According to a research undertaken by Kantar Worldpanel ComTech, over 40% of smartphone purchases in the UK in October were iPhones, 42.8% to be exact. This was mostly down to the launch of Apple’s latest handset, the only brand to create this level of intense adoption at its release.
(Seriously, can’t remember ever seeing lines as long as those on iPhone 4S anywhere, for anything.) In a twist of fortune, Android slumps in at 35% of new purchases. What this means as that for the quarter leading up to October’s end, Android’s new purchase market share dropped from 49.9% to 46%. Apple’s grew from 25% to 27.8%.
It’s not all rosy for Cupertino though, as a good proportion of iPhone 4S buyers have expressed remorse over their choice of phone (GoodMobilePhones.co.uk survey). Some 22% claim that they regret it either because of the poor battery life experienced, or because they’re envious of their friends’ phones.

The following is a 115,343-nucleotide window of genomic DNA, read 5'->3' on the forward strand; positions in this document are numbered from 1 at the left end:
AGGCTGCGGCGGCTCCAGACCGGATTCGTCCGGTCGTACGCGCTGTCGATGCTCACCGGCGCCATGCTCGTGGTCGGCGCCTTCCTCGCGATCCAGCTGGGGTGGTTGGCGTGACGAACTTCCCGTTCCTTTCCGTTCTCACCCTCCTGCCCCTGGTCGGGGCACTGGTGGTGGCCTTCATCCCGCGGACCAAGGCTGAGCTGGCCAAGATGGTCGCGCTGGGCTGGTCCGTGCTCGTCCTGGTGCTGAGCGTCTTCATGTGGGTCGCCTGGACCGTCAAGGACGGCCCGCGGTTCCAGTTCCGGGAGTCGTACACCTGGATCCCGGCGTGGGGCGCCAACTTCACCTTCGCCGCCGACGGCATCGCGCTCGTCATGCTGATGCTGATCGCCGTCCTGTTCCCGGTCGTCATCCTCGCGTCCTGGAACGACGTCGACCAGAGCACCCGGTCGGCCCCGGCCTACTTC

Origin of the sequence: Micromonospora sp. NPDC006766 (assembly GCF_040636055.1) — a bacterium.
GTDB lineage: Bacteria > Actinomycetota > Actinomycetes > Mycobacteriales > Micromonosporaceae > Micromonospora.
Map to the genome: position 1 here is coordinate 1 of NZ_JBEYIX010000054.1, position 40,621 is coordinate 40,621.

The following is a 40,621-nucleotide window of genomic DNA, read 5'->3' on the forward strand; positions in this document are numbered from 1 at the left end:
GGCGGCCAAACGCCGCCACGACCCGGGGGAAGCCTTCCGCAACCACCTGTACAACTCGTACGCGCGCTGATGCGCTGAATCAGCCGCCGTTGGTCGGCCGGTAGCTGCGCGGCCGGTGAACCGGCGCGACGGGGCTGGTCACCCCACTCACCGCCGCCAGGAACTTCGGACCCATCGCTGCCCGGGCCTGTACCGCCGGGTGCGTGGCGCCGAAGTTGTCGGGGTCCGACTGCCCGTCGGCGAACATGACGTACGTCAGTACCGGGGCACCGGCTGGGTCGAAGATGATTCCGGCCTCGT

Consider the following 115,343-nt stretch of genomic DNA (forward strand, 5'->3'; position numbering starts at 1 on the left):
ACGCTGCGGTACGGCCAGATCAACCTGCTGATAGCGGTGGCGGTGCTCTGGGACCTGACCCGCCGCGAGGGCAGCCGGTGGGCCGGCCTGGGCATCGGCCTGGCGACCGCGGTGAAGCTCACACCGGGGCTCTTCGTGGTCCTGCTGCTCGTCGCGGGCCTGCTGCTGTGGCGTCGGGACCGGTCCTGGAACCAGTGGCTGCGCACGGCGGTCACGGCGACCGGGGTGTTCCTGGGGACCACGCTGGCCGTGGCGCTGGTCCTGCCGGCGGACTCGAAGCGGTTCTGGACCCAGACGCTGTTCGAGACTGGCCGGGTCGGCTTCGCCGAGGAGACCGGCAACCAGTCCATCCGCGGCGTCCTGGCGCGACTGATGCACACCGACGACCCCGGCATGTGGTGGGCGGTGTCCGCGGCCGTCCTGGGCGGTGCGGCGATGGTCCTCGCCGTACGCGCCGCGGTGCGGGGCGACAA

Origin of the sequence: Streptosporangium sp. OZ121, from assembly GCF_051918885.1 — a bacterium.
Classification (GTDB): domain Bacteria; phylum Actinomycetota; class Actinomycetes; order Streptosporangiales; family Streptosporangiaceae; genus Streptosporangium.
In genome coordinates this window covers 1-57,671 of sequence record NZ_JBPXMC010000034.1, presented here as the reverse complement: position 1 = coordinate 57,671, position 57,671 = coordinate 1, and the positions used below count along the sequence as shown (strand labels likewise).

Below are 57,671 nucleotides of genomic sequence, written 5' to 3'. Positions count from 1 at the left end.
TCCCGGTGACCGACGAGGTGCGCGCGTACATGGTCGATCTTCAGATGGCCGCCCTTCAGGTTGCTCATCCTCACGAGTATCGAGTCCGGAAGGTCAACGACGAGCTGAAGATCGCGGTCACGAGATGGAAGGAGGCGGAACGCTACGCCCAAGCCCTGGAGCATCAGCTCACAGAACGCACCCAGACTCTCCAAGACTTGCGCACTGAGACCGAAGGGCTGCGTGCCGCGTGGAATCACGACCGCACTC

What makes this a little more poignant is that the upfront cost of the iPhone compared to other smartphones is pretty high. Most other handsets are available for free on £30-£35 per month contracts. The 16GB iPhone 4S is only free at around £45 per month, or an upfront cost of £99 on a £35 contract.
The other two models are more expensive. So, to pay upfront, or to pay more monthly for a phone which disappoints doesn’t leave a positive feeling. Consider also that most phone retailers don’t except returns unless you have no network coverage, and will only exchange like-for-like. It certainly leaves consumers feeling buyer’s remorse with a tint of helplessness.